You hear it all the time, National Hockey League players are warriors, soldiers that will play hurt, battered and bruised and still look completely fine on the ice when they win a game. None of the European football crap: the guys are tough and get back up no matter how hurt they can be on the ice. Everything I just said is truly an understatement when it comes to one veteran forward this season. After a long season, fighting to clinch a playoff spot, the Philadelphia Flyers made it to the postseason to face the Pittsburgh Penguins in their first round series. While they fell in six games and were eliminated from the Stanley Cup race, forward Wayne Simmonds achieved the impossible: he played the entire season and playoffs with more injuries than you could ever imagined.
As reported by NBC Sports Philadelphia, despite suffering “a tear in his pelvic area, fractured ankle, pulled groin, busted mouth (twice) and the torn ligament in his thumb” during this season, Simmonds missed only seven games this year.
"I think for me, I don't know if it's the right thing, but I can't not play," Simmonds said. "It's just geared in my head to where if I'm not dead or I'm not deathly sick, I'm going to try and get out there and do whatever I can. Whether the coach is going to play me, or whatever minutes he wanted to play me, that was up to him. I'm definitely going to sacrifice my body for the team, that's for sure."
While some players, like teammate Jakub Voracek, have struggled with extreme fatigue once their season is completed, what Simmonds has been able to put up with is mind boggling. Simmonds' pelvic tear was diagnosed in training camp, but he played the entire season, delaying the surgery that would have sidelined him for a month or two.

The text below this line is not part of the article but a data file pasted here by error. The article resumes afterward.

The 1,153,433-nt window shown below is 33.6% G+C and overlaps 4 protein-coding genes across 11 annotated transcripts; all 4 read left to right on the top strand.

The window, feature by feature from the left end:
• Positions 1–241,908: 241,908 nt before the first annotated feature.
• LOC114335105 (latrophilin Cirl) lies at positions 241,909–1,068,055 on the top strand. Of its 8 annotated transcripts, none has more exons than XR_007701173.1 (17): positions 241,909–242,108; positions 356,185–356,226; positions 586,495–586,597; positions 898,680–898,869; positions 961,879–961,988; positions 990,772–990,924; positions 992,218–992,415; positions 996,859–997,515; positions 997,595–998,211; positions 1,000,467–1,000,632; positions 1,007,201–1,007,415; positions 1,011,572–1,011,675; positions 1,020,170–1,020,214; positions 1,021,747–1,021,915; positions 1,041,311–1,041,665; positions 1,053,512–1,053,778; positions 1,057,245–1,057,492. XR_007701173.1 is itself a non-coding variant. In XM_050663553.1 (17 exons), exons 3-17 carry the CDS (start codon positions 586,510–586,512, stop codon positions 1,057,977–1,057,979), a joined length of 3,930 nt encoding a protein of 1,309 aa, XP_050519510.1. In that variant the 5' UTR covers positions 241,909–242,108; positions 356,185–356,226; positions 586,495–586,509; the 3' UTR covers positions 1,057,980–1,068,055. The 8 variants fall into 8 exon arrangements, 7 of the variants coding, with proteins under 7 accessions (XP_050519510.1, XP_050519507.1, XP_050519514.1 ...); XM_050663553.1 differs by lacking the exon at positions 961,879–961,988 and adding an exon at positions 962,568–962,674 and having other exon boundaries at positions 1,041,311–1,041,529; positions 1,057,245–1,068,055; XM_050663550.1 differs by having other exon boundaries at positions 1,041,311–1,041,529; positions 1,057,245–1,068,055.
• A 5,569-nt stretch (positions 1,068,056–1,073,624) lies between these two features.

"They showed me the MRI and I was like, 'Can I play?'" Simmonds said. "Yeah, I can play."
However, the 29-year-old realizes now it might not have been the best decision for himself and his career.
"Having that, that leaves other things," Simmonds said. "Your body is overcompensating and other stuff starts breaking down. It wasn't good."
The seven games Simmonds missed were because he broke his ankle while blocking a shot, which prevented him from being on the ice from Feb. 20 to March 4. That's without counting the serious dental work he also underwent in February.
Simmonds, who said surgery on his pelvis is likely, now faces an offseason in which he's eligible for an extension starting July 1 ahead of his 2018-19 contract year. One thing Flyers management will have to admit: the guy is a tough cookie anyone would be lucky to call a teammate.